Zoe Carides brings Greek to the Pacific

Actor Zoe Carides is doing something right in the largest series ever made about World War II, The Pacific. She talks to Neos Kosmos about her experience as Mama Karamanlis in The Pacific episode 3.

It’s a tough life for an actor in Australia. Well that is, if you’re, “little ol’ Zoe Carides.”

Which is why Carides, who usually “just drifts along, doing whatever comes her way” jumped at the role when news of The Pacific auditions came to Australia.

“There’s not a hell of a lot going on here so when I was offered the role in The Pacific, I was happy to be part of a huge series,” Carides tells Neos Kosmos.

Based on the memoirs of two U.S Marines, Eugene Sledge and Robert Leckie, the Spielberg and Hanks produced mini-series explores the real-life journey of the two authors and Marine John Basilone across the vast canvas of the Pacific during World War II.

Physically and mentally debilitated after their four-month ordeal in Guadalcanal against the Japanese, the comrades are evacuated to Melbourne in the third episode.

This is where Carides first appears as the compassionate mother of Leckie Basilone’s Greek Australian love interest, Stella.

As a leading actor, she has worked in All Saints, Acropolis Now and White Collar Blue. Carides says that it was an interesting transformation to play a Smyrnan-Australian refugee in the 1940s.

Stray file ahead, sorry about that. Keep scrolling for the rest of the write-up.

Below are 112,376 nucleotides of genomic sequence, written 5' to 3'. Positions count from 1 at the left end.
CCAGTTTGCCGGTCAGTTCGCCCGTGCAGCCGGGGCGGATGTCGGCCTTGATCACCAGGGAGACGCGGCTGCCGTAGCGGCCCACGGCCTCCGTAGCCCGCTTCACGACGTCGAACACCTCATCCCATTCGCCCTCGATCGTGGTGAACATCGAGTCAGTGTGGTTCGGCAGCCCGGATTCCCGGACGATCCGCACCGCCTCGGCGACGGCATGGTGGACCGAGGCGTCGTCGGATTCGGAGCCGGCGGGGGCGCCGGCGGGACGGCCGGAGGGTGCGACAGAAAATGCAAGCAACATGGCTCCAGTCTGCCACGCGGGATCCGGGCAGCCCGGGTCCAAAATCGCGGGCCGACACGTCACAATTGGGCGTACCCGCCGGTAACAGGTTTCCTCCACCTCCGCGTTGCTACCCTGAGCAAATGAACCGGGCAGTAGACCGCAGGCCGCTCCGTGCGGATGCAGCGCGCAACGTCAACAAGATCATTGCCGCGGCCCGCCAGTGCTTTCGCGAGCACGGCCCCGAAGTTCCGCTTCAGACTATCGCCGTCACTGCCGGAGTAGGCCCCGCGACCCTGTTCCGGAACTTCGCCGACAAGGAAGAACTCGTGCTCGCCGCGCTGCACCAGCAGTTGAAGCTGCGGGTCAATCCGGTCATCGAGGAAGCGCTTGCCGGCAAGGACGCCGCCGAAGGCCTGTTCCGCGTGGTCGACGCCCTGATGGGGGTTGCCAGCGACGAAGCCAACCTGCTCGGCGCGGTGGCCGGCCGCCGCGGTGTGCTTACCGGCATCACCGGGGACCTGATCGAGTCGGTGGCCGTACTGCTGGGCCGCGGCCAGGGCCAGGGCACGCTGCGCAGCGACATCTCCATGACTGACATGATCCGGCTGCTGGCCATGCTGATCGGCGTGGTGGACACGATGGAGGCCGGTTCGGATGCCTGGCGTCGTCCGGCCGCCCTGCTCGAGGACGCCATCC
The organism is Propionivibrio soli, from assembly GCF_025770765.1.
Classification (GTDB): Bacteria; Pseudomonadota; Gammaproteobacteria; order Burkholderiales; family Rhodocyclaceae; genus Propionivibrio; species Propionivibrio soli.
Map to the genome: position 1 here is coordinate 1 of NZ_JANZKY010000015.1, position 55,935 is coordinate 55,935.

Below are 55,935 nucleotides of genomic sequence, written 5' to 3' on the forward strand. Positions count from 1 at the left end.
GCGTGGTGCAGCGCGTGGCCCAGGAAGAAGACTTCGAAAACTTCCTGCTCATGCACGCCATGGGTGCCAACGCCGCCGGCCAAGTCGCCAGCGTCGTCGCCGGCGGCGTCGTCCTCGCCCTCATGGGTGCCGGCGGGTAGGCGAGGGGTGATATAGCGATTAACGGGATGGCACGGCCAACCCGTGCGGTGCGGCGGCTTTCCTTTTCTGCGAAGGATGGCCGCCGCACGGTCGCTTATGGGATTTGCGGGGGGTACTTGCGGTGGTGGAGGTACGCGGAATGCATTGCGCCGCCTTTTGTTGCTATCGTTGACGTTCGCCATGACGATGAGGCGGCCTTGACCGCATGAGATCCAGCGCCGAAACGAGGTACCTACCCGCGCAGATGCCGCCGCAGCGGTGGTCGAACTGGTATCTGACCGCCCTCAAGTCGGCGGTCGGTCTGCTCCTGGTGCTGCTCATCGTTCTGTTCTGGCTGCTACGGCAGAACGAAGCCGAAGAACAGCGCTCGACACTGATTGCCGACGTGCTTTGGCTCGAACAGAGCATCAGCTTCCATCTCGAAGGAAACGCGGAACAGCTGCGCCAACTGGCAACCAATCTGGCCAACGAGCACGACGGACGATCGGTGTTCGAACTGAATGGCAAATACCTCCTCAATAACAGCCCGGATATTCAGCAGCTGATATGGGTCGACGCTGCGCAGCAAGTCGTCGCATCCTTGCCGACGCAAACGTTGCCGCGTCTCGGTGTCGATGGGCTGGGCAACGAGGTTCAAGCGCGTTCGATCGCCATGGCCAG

“I actually have a very strong sense of the character I was playing as I felt I was channelling my Thia Dina, who was very dear to me,” she reflects.

Carides also draws inspiration from her upbringing as a second generation Greek Australian growing up in the 1960s and 1970s.

Although born to a mother and father born in England and Greece respectively, Carides was surrounded by Greek relatives similar to Mama Karamanlis in that they, “forced you to eat, and smothered people with love and care.”

Carides’ portrayal of Mama Karamanlis is perfect. She has become older and wiser; her greying hair tied back as she prepares a Greek meal for her family, and the guest of honour, the hero and ally, U.S Marine, Robert Leckie.

Her Greek accent is well executed; complemented by the warm smile and affectionate hand squeezes that are often associated with the archetype of the ‘Greek mother.’ Equally  she has the quiet deep pain of having lived through war and being expelled from her home. Now, a refugee.

Her strong maternal demeanour is intertwined with emotional fragility. This is melded with a kindness reflected in her warm, brown eyes.

This role is in stark contrast to her previous role as Pia in Australian soap-opera, Out of the Blue.

One  may think that Carides has let herself go. Not so.

“Trying to stay cool on a boiling hot summers day in a foam fat suit was the biggest challenge on the set,” she laughs. “So it’s not all of me you see in there!”

Carides’ performance is a triumph of understatement. In her one sees the kernel of a mother’s understanding of the horror of war. They are after all refugees from the 1922 sacking of Smyrna by the Turks. She takes in Robert Leckie as a son, knowing that he will again face the irrational brutality of war.

Normalcy is dispensed here.

In a break with the Greek stereotype, scriptwriter George Pelecanos, has created complex and fresh characters. Carides’ mother is aware of the carnal affair between her daughter Stella and Leckie, but pre-war morality is rendered farce in face of the reality of horror of war. As Carides says; “Greek people, are just people.”

Claire Van Der Boom’s role of Stella rings true and Tony Nikolakopoulous as Baba Karamanlis adds gravitas. The Pacific Episode 3 screens on Channel 7 this Wednesday at 8.30pm.